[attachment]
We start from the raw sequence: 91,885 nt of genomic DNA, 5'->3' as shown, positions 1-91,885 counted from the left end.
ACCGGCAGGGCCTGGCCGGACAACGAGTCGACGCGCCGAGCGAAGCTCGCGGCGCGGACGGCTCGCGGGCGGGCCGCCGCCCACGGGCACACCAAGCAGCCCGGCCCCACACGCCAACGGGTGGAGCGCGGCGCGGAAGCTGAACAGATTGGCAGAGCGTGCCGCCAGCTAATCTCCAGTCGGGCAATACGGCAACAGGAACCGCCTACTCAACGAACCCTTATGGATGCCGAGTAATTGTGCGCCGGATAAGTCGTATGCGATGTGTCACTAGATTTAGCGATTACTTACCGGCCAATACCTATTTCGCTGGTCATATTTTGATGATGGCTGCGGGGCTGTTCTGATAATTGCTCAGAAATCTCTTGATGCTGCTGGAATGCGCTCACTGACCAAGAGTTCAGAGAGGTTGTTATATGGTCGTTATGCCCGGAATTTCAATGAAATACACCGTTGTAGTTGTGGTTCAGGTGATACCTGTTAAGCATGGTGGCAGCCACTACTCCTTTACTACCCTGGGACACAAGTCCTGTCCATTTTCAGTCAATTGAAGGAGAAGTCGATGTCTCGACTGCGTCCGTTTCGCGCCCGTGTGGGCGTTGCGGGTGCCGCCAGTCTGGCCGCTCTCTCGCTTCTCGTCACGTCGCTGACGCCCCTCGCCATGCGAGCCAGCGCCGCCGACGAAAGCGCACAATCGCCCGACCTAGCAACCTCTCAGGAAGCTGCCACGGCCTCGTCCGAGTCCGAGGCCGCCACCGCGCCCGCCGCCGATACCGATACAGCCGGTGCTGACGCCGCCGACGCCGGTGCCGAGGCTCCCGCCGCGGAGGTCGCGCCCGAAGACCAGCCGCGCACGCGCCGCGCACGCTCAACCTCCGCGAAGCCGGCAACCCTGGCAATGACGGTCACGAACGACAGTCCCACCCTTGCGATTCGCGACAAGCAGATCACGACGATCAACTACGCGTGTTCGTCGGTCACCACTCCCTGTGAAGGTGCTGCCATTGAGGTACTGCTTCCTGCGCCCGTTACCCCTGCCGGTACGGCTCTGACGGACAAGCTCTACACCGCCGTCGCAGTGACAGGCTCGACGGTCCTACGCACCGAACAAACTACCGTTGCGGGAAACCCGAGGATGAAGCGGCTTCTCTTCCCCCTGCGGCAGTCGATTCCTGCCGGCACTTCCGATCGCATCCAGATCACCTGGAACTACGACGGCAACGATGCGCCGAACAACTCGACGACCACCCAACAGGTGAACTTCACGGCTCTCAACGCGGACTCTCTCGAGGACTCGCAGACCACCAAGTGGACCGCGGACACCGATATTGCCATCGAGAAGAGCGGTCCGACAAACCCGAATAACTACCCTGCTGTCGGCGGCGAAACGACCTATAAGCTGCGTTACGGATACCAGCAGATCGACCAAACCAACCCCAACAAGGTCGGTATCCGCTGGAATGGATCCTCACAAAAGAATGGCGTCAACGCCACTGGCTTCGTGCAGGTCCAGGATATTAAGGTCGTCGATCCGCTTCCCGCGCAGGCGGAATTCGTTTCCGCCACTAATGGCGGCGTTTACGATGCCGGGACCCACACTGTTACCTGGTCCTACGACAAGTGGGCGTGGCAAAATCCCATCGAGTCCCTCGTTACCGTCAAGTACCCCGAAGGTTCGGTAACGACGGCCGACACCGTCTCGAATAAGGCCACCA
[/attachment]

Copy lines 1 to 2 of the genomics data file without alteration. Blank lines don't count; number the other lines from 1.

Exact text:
We start from the raw sequence: 91,885 nt of genomic DNA, 5'->3' as shown, positions 1-91,885 counted from the left end.
ACCGGCAGGGCCTGGCCGGACAACGAGTCGACGCGCCGAGCGAAGCTCGCGGCGCGGACGGCTCGCGGGCGGGCCGCCGCCCACGGGCACACCAAGCAGCCCGGCCCCACACGCCAACGGGTGGAGCGCGGCGCGGAAGCTGAACAGATTGGCAGAGCGTGCCGCCAGCTAATCTCCAGTCGGGCAATACGGCAACAGGAACCGCCTACTCAACGAACCCTTATGGATGCCGAGTAATTGTGCGCCGGATAAGTCGTATGCGATGTGTCACTAGATTTAGCGATTACTTACCGGCCAATACCTATTTCGCTGGTCATATTTTGATGATGGCTGCGGGGCTGTTCTGATAATTGCTCAGAAATCTCTTGATGCTGCTGGAATGCGCTCACTGACCAAGAGTTCAGAGAGGTTGTTATATGGTCGTTATGCCCGGAATTTCAATGAAATACACCGTTGTAGTTGTGGTTCAGGTGATACCTGTTAAGCATGGTGGCAGCCACTACTCCTTTACTACCCTGGGACACAAGTCCTGTCCATTTTCAGTCAATTGAAGGAGAAGTCGATGTCTCGACTGCGTCCGTTTCGCGCCCGTGTGGGCGTTGCGGGTGCCGCCAGTCTGGCCGCTCTCTCGCTTCTCGTCACGTCGCTGACGCCCCTCGCCATGCGAGCCAGCGCCGCCGACGAAAGCGCACAATCGCCCGACCTAGCAACCTCTCAGGAAGCTGCCACGGCCTCGTCCGAGTCCGAGGCCGCCACCGCGCCCGCCGCCGATACCGATACAGCCGGTGCTGACGCCGCCGACGCCGGTGCCGAGGCTCCCGCCGCGGAGGTCGCGCCCGAAGACCAGCCGCGCACGCGCCGCGCACGCTCAACCTCCGCGAAGCCGGCAACCCTGGCAATGACGGTCACGAACGACAGTCCCACCCTTGCGATTCGCGACAAGCAGATCACGACGATCAACTACGCGTGTTCGTCGGTCACCACTCCCTGTGAAGGTGCTGCCATTGAGGTACTGCTTCCTGCGCCCGTTACCCCTGCCGGTACGGCTCTGACGGACAAGCTCTACACCGCCGTCGCAGTGACAGGCTCGACGGTCCTACGCACCGAACAAACTACCGTTGCGGGAAACCCGAGGATGAAGCGGCTTCTCTTCCCCCTGCGGCAGTCGATTCCTGCCGGCACTTCCGATCGCATCCAGATCACCTGGAACTACGACGGCAACGATGCGCCGAACAACTCGACGACCACCCAACAGGTGAACTTCACGGCTCTCAACGCGGACTCTCTCGAGGACTCGCAGACCACCAAGTGGACCGCGGACACCGATATTGCCATCGAGAAGAGCGGTCCGACAAACCCGAATAACTACCCTGCTGTCGGCGGCGAAACGACCTATAAGCTGCGTTACGGATACCAGCAGATCGACCAAACCAACCCCAACAAGGTCGGTATCCGCTGGAATGGATCCTCACAAAAGAATGGCGTCAACGCCACTGGCTTCGTGCAGGTCCAGGATATTAAGGTCGTCGATCCGCTTCCCGCGCAGGCGGAATTCGTTTCCGCCACTAATGGCGGCGTTTACGATGCCGGGACCCACACTGTTACCTGGTCCTACGACAAGTGGGCGTGGCAAAATCCCATCGAGTCCCTCGTTACCGTCAAGTACCCCGAAGGTTCGGTAACGACGGCCGACACCGTCTCGAATAAGGCCACCA